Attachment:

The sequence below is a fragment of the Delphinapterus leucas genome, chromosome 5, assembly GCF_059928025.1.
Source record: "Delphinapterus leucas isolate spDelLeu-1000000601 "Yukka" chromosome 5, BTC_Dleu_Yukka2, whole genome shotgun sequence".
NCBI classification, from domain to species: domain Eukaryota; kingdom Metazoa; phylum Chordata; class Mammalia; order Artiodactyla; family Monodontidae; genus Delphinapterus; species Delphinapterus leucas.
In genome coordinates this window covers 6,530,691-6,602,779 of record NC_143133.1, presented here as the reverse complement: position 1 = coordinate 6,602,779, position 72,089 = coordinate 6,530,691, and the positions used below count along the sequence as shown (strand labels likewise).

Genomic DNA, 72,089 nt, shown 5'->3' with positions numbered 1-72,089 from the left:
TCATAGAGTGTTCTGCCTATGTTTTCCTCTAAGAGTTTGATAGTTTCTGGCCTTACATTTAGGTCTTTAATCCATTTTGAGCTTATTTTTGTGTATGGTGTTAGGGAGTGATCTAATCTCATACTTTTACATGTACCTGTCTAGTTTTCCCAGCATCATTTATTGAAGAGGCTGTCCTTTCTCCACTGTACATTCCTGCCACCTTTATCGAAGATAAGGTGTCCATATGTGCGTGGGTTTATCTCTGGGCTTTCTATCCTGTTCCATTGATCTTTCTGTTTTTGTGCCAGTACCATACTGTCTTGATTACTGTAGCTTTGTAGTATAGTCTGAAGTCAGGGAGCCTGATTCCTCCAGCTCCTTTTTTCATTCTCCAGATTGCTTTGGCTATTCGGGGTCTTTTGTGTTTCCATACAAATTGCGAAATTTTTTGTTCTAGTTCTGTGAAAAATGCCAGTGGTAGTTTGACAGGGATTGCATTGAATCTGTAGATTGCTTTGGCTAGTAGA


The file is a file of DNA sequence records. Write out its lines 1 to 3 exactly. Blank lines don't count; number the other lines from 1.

The sequence below is a fragment of the Delphinapterus leucas genome, chromosome 5, assembly GCF_059928025.1.
Source record: "Delphinapterus leucas isolate spDelLeu-1000000601 "Yukka" chromosome 5, BTC_Dleu_Yukka2, whole genome shotgun sequence".
NCBI classification, from domain to species: domain Eukaryota; kingdom Metazoa; phylum Chordata; class Mammalia; order Artiodactyla; family Monodontidae; genus Delphinapterus; species Delphinapterus leucas.